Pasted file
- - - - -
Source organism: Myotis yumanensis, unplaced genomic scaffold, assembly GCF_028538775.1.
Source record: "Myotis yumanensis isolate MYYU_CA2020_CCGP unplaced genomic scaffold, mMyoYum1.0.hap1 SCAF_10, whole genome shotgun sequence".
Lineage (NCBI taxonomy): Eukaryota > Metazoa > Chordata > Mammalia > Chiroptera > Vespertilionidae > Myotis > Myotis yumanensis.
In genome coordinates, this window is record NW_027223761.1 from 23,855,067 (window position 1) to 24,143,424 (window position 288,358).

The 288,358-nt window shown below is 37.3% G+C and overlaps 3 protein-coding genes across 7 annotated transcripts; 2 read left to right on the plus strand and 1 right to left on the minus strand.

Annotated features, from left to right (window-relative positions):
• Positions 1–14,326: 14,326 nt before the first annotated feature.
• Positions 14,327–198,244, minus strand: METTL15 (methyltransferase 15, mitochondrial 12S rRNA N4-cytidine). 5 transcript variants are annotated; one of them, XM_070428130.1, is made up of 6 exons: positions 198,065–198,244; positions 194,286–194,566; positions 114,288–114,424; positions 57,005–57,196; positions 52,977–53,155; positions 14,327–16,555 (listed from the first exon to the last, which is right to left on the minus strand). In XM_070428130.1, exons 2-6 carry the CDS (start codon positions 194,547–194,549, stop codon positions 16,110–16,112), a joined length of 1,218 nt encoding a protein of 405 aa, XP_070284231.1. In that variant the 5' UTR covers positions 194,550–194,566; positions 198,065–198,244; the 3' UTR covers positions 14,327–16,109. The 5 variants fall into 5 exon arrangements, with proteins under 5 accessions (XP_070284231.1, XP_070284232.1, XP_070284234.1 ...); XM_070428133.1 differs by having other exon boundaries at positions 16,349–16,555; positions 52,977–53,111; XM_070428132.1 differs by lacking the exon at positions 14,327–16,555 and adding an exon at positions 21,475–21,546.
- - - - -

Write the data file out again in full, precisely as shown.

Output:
Source organism: Myotis yumanensis, unplaced genomic scaffold, assembly GCF_028538775.1.
Source record: "Myotis yumanensis isolate MYYU_CA2020_CCGP unplaced genomic scaffold, mMyoYum1.0.hap1 SCAF_10, whole genome shotgun sequence".
Lineage (NCBI taxonomy): Eukaryota > Metazoa > Chordata > Mammalia > Chiroptera > Vespertilionidae > Myotis > Myotis yumanensis.
In genome coordinates, this window is record NW_027223761.1 from 23,855,067 (window position 1) to 24,143,424 (window position 288,358).

The 288,358-nt window shown below is 37.3% G+C and overlaps 3 protein-coding genes across 7 annotated transcripts; 2 read left to right on the plus strand and 1 right to left on the minus strand.

Annotated features, from left to right (window-relative positions):
• Positions 1–14,326: 14,326 nt before the first annotated feature.
• Positions 14,327–198,244, minus strand: METTL15 (methyltransferase 15, mitochondrial 12S rRNA N4-cytidine). 5 transcript variants are annotated; one of them, XM_070428130.1, is made up of 6 exons: positions 198,065–198,244; positions 194,286–194,566; positions 114,288–114,424; positions 57,005–57,196; positions 52,977–53,155; positions 14,327–16,555 (listed from the first exon to the last, which is right to left on the minus strand). In XM_070428130.1, exons 2-6 carry the CDS (start codon positions 194,547–194,549, stop codon positions 16,110–16,112), a joined length of 1,218 nt encoding a protein of 405 aa, XP_070284231.1. In that variant the 5' UTR covers positions 194,550–194,566; positions 198,065–198,244; the 3' UTR covers positions 14,327–16,109. The 5 variants fall into 5 exon arrangements, with proteins under 5 accessions (XP_070284231.1, XP_070284232.1, XP_070284234.1 ...); XM_070428133.1 differs by having other exon boundaries at positions 16,349–16,555; positions 52,977–53,111; XM_070428132.1 differs by lacking the exon at positions 14,327–16,555 and adding an exon at positions 21,475–21,546.